Musee du Luxembourg in Paris

Located within the Jardin du Luxembourg and run by the Senate in conjunction with the Grand Palais, this historical museum that first opened in the 1700s now provides temporary exhibitions on specific themes each year, along with workshops and is also home to an Angelina Tearoom and restaurant.

About the Musee du Luxembourg

The Musee du Luxembourg is located within a building first constructed in the 1800s within the Jardin du Luxembourg, yet having been closed for renovations and a new design by the architect Shigeru Ban, who worked on places such as the Guggenheim in New York, it re-opened its doors in February of 2011.
Musee du Luxembourg front facade
However, when you look back at the history of the Musee du Luxembourg, you will discover that this was originally housed within the Palais du Luxembourg and was the first gallery in France to open its doors to the public back in 1750.

And although the original collections are no longer a part of this museum in Paris, because they have since be moved to other locations including the Musee du Louvre and the Musee d’Orsay, there are temporary exhibitions you can discover, which are run in conjunction with the French Senate and the Grand Palais.

Now there are on average two, or sometimes three exhibitions each year within the Musee du Luxembourg, and as of spring 2015, one of these was dedicated to the Tudors, which was the first ever exhibition of its kind in France.

Whereas one finishing in January 2018 was dedicated to Sir Peter Paul Rubens, normally just known as Rubens, who was originally commissioned by Marie de Medici for a set of paintings for the Palais du Luxembourg that are now held within the famous Louvre Museum.

So no matter when you decide to visit or even re-visit this museum, you are no doubt going to experience something completely different.
Yet, if you fancy enjoying a relaxing coffee break or even an a la carte meal while visiting this museum, then you could enjoy the famous Angelina Tearoom and restaurant, which has become famous for its hot chocolate and pastries.

This particular tearoom in Paris is in a unique contemporary setting, but still designed with a turn of the century decor that reflects the history of Angelina from when it first opened on the Rue de Rivoli.

Whether you want one of the signature pastries, a snack or an a la carte meal, then all is possible, either inside or on the terrace, plus you can purchase items to take away and there are even menus specifically dedicated for groups, although you would need to contact Angelina Luxembourg in advance.

Visiting the Musee du Luxembourg Museum in Paris

Now as we have already mentioned, the Musee du Luxembourg is located within the Luxembourg Gardens in the 6th Arrondissement and is very close to numerous other tourist attractions in Paris such as the Medici Fountain, Palais du Luxembourg and the Statue of Liberty within the gardens or The Pantheon close by.
Musee du Luxembourg artwork
Contemporary artwork at Musee du Luxembourg
You will find this museum open virtually every day of the year, except for specific national French holidays such as 1st May, although it is sometimes closed in between exhibitions like it was between mid January and the first week of March 2018.

When open, the times are normally on a Monday through to a Thursday from 10:30am to 6pm and on a Friday through to a Sunday it normally opens the same time but does not close until 7pm.

However, we would like to point out that last entry is a minimum of 45 minutes prior to the closing time, and there is also early closing on specific dates such as 24th December.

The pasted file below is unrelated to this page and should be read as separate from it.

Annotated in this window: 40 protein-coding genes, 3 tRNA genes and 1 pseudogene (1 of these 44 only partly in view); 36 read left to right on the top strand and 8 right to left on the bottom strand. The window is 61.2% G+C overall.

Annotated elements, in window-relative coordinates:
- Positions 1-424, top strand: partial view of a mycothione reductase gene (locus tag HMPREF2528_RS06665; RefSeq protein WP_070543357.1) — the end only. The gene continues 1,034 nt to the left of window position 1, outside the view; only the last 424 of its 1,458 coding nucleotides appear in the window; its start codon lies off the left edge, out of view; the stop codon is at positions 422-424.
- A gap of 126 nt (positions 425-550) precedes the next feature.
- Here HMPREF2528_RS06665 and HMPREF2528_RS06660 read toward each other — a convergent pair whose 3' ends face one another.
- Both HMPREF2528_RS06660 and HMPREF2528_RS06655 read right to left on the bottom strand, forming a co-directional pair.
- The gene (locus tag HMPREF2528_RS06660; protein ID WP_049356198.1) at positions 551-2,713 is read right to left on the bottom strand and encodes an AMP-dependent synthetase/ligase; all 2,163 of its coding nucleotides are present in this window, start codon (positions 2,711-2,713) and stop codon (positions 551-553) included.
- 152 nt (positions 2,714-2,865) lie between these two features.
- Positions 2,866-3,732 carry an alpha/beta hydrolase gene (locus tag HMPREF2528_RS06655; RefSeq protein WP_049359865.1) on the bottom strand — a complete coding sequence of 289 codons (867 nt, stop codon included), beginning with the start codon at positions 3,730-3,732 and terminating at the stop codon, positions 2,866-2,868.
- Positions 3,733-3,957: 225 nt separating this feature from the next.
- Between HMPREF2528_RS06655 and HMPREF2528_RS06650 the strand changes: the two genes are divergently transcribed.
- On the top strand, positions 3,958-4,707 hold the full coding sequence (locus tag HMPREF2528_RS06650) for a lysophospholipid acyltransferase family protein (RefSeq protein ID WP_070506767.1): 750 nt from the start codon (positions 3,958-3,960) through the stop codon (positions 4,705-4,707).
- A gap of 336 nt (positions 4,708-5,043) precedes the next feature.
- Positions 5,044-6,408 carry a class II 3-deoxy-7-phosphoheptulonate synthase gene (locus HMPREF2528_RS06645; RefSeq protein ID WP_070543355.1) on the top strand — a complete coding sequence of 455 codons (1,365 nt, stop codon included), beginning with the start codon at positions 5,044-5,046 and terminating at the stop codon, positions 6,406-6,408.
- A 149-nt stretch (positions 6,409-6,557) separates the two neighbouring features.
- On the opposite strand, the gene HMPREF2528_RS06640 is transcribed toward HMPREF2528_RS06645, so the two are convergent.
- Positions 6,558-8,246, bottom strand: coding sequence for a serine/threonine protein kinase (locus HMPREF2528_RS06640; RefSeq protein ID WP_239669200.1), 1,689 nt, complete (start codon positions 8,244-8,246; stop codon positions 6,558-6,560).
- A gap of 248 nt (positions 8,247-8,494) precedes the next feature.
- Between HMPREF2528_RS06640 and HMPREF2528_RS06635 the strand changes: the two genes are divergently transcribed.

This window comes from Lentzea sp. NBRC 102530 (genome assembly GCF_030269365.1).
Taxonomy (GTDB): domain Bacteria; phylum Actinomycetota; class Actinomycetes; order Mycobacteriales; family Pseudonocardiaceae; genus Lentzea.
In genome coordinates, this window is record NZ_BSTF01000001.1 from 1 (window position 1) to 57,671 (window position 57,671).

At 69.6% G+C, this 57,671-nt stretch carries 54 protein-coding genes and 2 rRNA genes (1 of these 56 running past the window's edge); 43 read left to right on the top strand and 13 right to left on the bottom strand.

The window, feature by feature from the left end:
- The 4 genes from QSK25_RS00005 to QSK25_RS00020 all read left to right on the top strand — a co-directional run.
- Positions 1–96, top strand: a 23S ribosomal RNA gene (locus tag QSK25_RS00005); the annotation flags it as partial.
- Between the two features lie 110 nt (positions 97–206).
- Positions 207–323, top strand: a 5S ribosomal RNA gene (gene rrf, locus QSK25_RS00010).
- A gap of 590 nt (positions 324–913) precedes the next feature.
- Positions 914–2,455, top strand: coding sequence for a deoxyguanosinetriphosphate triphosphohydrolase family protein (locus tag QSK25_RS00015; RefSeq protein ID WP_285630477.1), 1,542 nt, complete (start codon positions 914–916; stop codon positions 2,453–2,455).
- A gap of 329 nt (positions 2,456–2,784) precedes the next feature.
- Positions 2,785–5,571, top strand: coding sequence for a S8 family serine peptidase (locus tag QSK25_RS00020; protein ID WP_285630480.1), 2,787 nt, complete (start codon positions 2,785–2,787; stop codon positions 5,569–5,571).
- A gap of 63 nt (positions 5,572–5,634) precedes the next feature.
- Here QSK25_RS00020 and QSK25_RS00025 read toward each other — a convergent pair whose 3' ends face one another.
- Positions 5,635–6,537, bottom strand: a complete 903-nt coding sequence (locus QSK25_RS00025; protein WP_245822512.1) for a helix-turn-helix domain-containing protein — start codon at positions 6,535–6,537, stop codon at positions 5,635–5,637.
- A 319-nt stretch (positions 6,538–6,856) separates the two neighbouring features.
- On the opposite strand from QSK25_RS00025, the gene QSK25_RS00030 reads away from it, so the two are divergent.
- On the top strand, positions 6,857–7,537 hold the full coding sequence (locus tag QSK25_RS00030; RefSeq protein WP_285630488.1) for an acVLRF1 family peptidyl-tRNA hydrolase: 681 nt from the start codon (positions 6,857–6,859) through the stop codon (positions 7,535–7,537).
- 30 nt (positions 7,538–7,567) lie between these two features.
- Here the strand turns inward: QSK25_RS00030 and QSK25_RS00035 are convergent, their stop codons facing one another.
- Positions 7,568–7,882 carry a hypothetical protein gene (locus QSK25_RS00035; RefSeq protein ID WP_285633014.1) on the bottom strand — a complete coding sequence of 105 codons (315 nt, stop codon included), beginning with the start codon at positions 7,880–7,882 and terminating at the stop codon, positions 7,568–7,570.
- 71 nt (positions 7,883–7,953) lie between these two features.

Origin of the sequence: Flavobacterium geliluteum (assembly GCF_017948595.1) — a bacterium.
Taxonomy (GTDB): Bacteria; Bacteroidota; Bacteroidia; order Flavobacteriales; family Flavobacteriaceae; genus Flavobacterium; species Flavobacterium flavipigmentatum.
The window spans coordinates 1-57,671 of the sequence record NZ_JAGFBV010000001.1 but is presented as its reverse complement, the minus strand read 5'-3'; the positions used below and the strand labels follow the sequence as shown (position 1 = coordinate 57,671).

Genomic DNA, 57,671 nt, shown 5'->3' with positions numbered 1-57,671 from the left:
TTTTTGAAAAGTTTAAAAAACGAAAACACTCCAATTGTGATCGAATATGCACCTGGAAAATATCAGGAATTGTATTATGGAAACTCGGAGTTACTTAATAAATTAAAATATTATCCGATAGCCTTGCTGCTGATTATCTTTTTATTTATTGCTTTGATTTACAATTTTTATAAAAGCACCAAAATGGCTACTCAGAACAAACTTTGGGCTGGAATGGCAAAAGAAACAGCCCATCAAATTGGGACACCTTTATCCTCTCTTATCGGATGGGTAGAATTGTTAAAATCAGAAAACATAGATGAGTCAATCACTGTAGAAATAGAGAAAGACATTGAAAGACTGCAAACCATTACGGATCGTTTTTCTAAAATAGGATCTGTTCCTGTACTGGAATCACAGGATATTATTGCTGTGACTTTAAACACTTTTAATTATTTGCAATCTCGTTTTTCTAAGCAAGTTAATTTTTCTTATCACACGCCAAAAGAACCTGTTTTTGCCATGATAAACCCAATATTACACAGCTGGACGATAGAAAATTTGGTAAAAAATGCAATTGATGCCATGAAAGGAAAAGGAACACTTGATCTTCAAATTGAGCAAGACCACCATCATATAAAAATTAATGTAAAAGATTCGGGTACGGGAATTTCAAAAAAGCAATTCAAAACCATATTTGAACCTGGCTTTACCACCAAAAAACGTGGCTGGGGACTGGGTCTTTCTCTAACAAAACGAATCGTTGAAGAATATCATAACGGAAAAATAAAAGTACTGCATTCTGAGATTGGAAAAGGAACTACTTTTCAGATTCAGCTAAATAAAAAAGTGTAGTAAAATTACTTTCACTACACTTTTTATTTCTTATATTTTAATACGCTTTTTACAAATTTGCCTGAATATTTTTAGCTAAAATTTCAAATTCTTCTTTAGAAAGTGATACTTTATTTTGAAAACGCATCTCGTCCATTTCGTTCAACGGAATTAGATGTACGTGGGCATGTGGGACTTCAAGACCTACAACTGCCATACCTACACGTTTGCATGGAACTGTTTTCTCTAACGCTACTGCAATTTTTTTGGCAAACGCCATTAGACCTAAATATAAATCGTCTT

The cost of entry is approximately €14.50 for adults as of 2018, however, this may vary depending upon the exhibition.  Yet for some of the exhibitions those that are disabled or under the age of 16 have free entry upon valid proof of entitlement, plus there are reduced rates available for specific categories of people such as students.

There are also audio guides available in French, English, German and Spanish, which are a cost of €5, plus there is also an induction loop available for those with impaired hearing,  and wheelchairs are available upon request by telephoning +33 (0) 1 40 13 62 00 in advance.

The Musee du Luxembourg also offer guided tours for adults and children over the age of 13 that last approximately 75 minutes, and there is an additional charge for these, not forgetting there are workshops dedicated to chidren between the ages of 6 and 10, although we would like to point out that these are both only available in French.
Portrait paintings at Musee du Luxembourg
When it comes to the Angelina Tearoom and restaurant, this is open to museum visitors from 10am through to 5:30pm, although you may be pleased to know that even if you are not visiting this museum you can still access the tearoom between these hours, even if the museum is closed.

Access to the Musee du Luxembourg

Now when it comes to getting here via public transport in Paris, the nearest RER train station is the Luxembourg stop serving line B, yet the nearest Metro stations are the Saint Sulpice stop serving line 4 and the Mabillon stop serving line 10.

Alternatively, you have the Vavin stop serving line 4 or the Notre Dame des Champs stop via line 12, which are located on the western side of the Luxembourg Gardens.

However, the bus lines 21, 27, 38, 58, 63, 70, 82, 83, 84, 86, 89 and 93 will also get you within walking distance, but if you like exercise then you could always utilise the Velib, which is the self-service bike hire scheme in Paris.

Yet if you have your own vehicle, there are a couple of car parks nearby, plus there are also dedicated disabled parking spaces for badge holders, along with a specific entrance to Musee du Luxembourg in order to avoid queues for those that have pre-booked or are disabled.